In recent years, aging baby boomers are able to revisit (or perhaps visit for the first time) movies originally made in the sixties, but not widely shown at the time. For example, Bunny Lake is Missing, one of the weirdest yet most sixtieish movies of the sixties, was mostly known to us through the Mad Magazine parody. Another Otto Preminger movie that features Jackie Gleason taking LSD, "Skidoo", was largely unknown to most people in the sixties. Thanks to the Internet, dvd's and cable tv, artifacts of the sixties are in many cases more available now than when they were in the sixties.
A high school kid would hear the name Andy Warhol occasionally, but his movies rarely made it across the Hudson River when they were new. One of the scariest thoughts I have ever had was, "Can you imagine if they had the Internet in the sixties?". For being a kid, even a hip intellectual kid in the sixties, you only knew about things as rumours or long after they happened. Brian Jones dying I only found out about two days later, and that was because the disc jockey at WKBW casually mentioned it before playing "Honky Tonk Women". That John Lennon said the Beatles were more popular than Christ comment took weeks to reach my ears.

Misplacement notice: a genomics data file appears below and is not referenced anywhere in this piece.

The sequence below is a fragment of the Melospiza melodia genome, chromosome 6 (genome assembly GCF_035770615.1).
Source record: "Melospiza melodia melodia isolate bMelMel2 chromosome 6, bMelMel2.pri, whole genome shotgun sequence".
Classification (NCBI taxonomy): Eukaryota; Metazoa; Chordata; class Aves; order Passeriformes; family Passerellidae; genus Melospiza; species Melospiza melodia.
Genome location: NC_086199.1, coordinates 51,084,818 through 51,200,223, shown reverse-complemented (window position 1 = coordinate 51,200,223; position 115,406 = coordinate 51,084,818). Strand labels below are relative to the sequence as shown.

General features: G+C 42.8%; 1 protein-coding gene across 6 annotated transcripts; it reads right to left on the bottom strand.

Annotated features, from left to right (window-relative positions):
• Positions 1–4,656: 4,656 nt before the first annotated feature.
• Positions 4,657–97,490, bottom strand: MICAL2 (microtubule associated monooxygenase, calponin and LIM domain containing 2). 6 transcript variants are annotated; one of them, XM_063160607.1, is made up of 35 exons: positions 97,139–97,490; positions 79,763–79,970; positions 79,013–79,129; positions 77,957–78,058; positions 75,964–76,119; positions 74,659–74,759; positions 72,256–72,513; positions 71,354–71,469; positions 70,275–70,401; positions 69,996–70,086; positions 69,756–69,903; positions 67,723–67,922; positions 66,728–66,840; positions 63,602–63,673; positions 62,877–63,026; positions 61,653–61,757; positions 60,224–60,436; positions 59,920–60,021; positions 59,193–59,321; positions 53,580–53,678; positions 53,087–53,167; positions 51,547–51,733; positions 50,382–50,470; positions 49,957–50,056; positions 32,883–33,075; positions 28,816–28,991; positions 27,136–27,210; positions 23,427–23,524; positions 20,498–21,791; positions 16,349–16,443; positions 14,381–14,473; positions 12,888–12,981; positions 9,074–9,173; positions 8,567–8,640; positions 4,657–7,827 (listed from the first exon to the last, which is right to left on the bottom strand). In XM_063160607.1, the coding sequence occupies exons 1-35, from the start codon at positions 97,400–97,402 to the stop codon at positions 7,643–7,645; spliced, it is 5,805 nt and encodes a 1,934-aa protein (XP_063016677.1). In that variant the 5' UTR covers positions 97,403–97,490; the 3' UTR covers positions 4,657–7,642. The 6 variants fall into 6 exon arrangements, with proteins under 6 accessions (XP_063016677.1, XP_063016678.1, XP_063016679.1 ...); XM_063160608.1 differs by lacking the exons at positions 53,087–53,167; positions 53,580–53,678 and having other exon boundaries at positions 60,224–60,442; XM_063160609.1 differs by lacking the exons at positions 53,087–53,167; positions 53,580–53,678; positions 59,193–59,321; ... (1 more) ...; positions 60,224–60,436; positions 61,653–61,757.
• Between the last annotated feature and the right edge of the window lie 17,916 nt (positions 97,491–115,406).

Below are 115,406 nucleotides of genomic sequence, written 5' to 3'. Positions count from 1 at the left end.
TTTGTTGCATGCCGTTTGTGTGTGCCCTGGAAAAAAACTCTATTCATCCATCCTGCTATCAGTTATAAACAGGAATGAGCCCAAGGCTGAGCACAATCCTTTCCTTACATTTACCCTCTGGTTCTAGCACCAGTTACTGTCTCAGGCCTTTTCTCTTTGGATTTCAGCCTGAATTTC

When the mainstream media did portray the sixties scene, it was always with beautiful blonde hippie girls with rich fathers and tall sculptured young male hippies with long hair and dirty clothes. Beatnicks were represented by Maynard G. Krebs in the classic sit com the Many Loves of Dobie Gillis. The Monkees were the cleaned up version of actual rock bands and their shenanigans. Perhaps that's what made things so fascinating to kids at the time was that information was harder to come by. Except for the Mommas and the Poppas. Every kid knew all the details of their lusty lives.